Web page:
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  • Haberdashers’ Adams
    High Street
    TF10 7BD
  • Head: Mr Gary Hickey
  • T 01952 953810
  • F 01952 386301
  • E [email protected]
  • W
  • A state school for boys aged from 11 to 18.
  • Boarding: Yes
  • Local authority: Telford and Wrekin
  • Pupils: 1,068; sixth formers: 387
  • Religion: None
  • Fees: Day free; Boarding: £12,390 pa
  • Open days: Open events usually take place in Feb annually however, all date are communicated via School website.
  • Review: View The Good Schools Guide Review
  • Ofsted:
    • Latest Overall effectiveness Outstanding 1
      • Effectiveness of leadership and management Outstanding 1
    • 1 Full inspection 27th November 2013
  • Ofsted report: View the Ofsted report

What says..

The sixth form pupil who showed us round was a poster for the well-rounded Adams’ student; studying double maths and physics at A level, he had a place at a top university to read music. Vast array of clubs which is quite astounding for the state sector: astronomy, debating, creative writing, raspberry pi robot building, engineering, sculpting, taiko drumming. If the Adams pupil of today likes rugby (and plenty do), it will be rugby plus Chekov ...

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What the school says...

A selective state grammar school for day pupils and boarders, judged outstanding by Ofsted, and located in the market town of Newport, Shropshire. We welcome boys aged 11-18 as day boys or boarders and girls aged 16 - 18 as day girls in our sixth form.

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School associations

State boarding school

State grammar school

What The Good Schools Guide says


Since 2015, Gary Hickey BA (music, Manchester Metropolitan University) MA in education (Birmingham) and Fellow of the Royal Society of Arts. Previously deputy head at Ercall Wood Technology College in Wellington, became deputy head at Haberdashers’ Adams in 2009, head in 2015. Since then, he has set about transforming the outlook and ethos of this boys’ state grammar (also offers boys’ boarding and open to day girls at sixth form) with great vigour and a clear social focus.

Ten years ago, he tells us, Adams was perceived as a closed shop to locals. One parent described it as ‘the Willy Wonka’ factory, iron gates firmly shut. ‘Elitist and inward looking’ is how he himself sums up the ghost of Adams past, a school turning out hearty medics with a penchant for...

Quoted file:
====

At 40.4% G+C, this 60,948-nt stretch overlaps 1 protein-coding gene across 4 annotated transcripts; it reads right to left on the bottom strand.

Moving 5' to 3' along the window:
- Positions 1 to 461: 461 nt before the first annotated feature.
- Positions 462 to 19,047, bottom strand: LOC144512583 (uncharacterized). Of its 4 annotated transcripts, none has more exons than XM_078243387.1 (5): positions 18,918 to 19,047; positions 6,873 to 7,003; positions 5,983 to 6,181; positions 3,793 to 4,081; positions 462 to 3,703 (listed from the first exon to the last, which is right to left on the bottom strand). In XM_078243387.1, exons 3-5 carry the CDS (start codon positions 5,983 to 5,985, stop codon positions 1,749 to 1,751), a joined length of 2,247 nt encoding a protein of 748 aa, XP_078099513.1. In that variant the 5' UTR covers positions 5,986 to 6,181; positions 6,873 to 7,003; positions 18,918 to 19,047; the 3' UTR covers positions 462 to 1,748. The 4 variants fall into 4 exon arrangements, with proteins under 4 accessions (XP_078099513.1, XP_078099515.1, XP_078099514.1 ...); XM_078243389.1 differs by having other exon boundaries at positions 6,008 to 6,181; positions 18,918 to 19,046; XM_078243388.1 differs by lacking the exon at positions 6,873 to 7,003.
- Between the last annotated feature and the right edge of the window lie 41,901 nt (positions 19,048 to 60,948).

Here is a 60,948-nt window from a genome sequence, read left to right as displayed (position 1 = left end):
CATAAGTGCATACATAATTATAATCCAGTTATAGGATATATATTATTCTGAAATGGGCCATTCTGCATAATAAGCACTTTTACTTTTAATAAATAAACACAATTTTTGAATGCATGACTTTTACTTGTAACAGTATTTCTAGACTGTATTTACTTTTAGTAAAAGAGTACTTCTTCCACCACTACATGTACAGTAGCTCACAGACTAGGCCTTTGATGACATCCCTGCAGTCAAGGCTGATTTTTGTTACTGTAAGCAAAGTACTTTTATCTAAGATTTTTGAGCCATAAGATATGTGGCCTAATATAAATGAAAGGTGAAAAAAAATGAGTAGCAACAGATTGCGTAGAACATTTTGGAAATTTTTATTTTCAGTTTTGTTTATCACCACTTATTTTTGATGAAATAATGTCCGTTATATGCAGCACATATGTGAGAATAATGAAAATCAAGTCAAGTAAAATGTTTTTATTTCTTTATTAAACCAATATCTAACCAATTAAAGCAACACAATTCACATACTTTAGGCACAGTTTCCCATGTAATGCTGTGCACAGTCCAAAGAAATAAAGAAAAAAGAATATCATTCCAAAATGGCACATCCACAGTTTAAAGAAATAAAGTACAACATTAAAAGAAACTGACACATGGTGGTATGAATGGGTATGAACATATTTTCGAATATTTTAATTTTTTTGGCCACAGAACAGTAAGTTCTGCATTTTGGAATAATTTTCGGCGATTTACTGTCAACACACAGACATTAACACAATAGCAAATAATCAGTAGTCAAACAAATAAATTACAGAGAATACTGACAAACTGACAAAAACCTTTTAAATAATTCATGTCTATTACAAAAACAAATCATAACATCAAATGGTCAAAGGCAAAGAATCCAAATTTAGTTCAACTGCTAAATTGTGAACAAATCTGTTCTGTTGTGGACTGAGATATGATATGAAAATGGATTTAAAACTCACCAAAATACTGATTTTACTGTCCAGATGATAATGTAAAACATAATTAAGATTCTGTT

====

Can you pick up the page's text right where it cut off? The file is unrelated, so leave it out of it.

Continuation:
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Please note: Independent schools frequently offer IGCSEs or other qualifications alongside or as an alternative to GCSE. The DfE does not record performance data for these exams so independent school GCSE data is frequently misleading; parents should check the results with the schools.

Who came from where

Who goes where

Special Education Needs

Interpreting catchment maps

The maps show in colour where the pupils at a school came from*. Red = most pupils to Blue = fewest.

Where the map is not coloured we have no record in the previous three years of any pupils being admitted from that location based on the options chosen.

For help and explanation of our catchment maps see: Catchment maps explained

Further reading

If there are more applicants to a school than it has places for, who gets in is determined by which applicants best fulfil the admissions criteria.

Admissions criteria are often complicated, and may change from year to year. The best source of information is usually the relevant local authority website, but once you have set your sights on a school it is a good idea to ask them how they see things panning out for the year that you are interested in.

Many schools admit children based on distance from the school or a fixed catchment area. For such schools, the cut-off distance will vary from year to year, especially if the school give priority to siblings, and the pattern will be of a central core with outliers (who will mostly be siblings). Schools that admit on the basis of academic or religious selection will have a much more scattered pattern.

*The coloured areas outlined in black are Census Output Areas. These are made up of a group of neighbouring postcodes, which accounts for their odd shapes. These provide an indication, but not a precise map, of the school’s catchment: always refer to local authority and school websites for precise information.

The 'hotter' the colour the more children have been admitted.

Children get into the school from here:

most years
quite often
sometimes, but not in this year

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